Toronto Star: Grassroots Group Pushes for Mandatory Truck Sideguards for Safer Roads
November 28, 2011
TORONTO – With tears and anger, grieving friends and family of some of the Toronto cyclists who have died in truck accidents are lending their support to a federal private member’s bill that would make side guards mandatory on heavy trucks in Canada.
“The Canadian government has a responsibility to ensure the safety of its citizens. Side guards are a no-brainer, like seatbelts and airbags,” said Karen MacNeil Hartmann, whose husband, cyclist Ulrich Hartmann, was killed by a cement truck on Sept. 11, 2006.
Speaking at the Kensington Market yoga studio where Jenna Morrison taught before the young, pregnant cyclist was killed by a truck earlier this month, MacNeil Hartmann said she still searches her soul to understand the senseless death of the man she described as a “gentle teddy bear.”
“I miss Ulrich every day. I ache for what might have been. Christmas-time is especially hard. Ulrich loved spoiling us. If side guards were made mandatory, as they have been for 30 years in some countries, that would be the best Christmas present,” said MacNeil Hartmann, a neo-natal nurse who says post-traumatic stress and depression have prevented her from returning to work.
Her daughter Samantha, who was 9 when Hartmann died, cited the ways in which her life has been changed by the loss.
“I didn’t get to have my dad at my Grade 8 graduation. I didn’t get the embarrassment of my dad having a first intervention with my first boyfriend. I won’t have my dad walk me down the aisle when I get married.
“If side guards had been mandatory I might still have my dad. But we as a country still have an opportunity to save other people’s lives. We can prevent that life-altering phone call for other families,” she said.
Mandatory in parts of Europe, side guards prevent a cyclist or pedestrian from falling beneath a vehicle if hit. But the federal government says such a law would hamper the competitiveness of the trucking industry.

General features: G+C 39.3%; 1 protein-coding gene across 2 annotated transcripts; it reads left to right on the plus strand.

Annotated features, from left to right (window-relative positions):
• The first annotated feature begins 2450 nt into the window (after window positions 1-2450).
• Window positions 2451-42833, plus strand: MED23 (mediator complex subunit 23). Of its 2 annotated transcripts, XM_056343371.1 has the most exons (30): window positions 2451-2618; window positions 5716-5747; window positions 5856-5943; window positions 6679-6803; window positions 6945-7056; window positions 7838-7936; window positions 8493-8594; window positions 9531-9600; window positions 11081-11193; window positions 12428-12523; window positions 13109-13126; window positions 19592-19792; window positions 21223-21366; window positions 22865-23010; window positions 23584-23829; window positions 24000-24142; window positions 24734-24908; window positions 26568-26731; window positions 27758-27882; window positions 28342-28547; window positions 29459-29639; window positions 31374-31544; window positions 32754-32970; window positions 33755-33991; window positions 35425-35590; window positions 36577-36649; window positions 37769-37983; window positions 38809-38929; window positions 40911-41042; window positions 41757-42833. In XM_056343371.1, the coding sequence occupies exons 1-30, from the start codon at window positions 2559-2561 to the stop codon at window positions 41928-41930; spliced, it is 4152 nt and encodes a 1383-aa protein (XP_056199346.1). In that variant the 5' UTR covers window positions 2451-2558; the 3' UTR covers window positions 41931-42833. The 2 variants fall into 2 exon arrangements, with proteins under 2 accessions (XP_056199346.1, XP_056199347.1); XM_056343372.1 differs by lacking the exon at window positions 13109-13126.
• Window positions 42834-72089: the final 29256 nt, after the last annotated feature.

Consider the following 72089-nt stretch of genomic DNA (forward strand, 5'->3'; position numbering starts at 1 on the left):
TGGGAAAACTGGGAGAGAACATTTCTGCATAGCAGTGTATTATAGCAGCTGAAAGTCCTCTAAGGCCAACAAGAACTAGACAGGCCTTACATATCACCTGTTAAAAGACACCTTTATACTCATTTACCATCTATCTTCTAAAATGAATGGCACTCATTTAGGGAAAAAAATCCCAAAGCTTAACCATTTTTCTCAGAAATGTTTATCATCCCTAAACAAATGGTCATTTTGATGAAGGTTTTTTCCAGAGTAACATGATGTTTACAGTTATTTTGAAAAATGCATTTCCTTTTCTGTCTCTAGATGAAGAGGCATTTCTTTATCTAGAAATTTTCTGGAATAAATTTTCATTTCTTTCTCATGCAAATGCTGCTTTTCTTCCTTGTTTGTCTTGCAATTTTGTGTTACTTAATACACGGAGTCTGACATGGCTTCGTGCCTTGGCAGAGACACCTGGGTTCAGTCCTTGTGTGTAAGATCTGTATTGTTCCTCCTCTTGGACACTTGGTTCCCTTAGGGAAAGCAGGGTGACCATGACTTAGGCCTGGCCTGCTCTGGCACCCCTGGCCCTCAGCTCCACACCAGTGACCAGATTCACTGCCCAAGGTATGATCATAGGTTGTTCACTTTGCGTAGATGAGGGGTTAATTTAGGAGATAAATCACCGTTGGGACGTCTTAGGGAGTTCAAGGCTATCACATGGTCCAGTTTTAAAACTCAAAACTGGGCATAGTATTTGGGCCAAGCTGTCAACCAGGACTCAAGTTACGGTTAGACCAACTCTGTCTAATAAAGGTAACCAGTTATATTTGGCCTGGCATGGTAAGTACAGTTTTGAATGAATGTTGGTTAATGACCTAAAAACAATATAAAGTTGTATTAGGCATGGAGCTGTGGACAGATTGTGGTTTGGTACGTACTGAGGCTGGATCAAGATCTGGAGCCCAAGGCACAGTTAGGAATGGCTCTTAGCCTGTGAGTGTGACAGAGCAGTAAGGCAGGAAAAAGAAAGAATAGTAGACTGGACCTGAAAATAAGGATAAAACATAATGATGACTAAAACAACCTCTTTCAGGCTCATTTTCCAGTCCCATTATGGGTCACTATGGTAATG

The Ontario Trucking Association has said side guards don’t make sense because there are few heavy trucks downtown and preventing cyclist-truck collisions is a more complex issue than that.
But Toronto MP Olivia Chow, the NDP transport critic, who introduced the bill in Ottawa following Morrison’s death, cited international studies showing that side guards were reducing such casualties by 45 to 60 per cent in Europe.
Mandatory side guards were also recommended by the Ontario coroner in 1998.
It’s the third time Chow has pushed for the safety measure. This time, she said, the government has suggested it might be willing to listen if research shows side guards really are safer.
“The research is clear. Side guards save lives, it’s good for the environment and it also is good for the pocketbook,” said Chow, who believes the side guards, which cost $1,800 to $2,500 to install, would reduce fuel consumption and ultimately pay for themselves within two years.
In the wake of Morrison’s death, some of her friends have begun a website, www.safetrucks.ca , that includes a petition advocating for the side guards.
“As a cyclist, (Morrison) embodied the values of gentle ecology, frugality and on-the-ground engagement with the city she loved,” said her friend Matthew Remski.
“On Nov. 7 this bright flower of Toronto got lost in the blind spot of a single driver and was thrown into that killing zone where a side guard should be,” he said.
“Who really would argue with the idea of making trucks more safe? We can’t think of anybody,” Remski said. “When a community member is killed by a truck, we are shown how vulnerable we all are.”
Source: Toronto Star article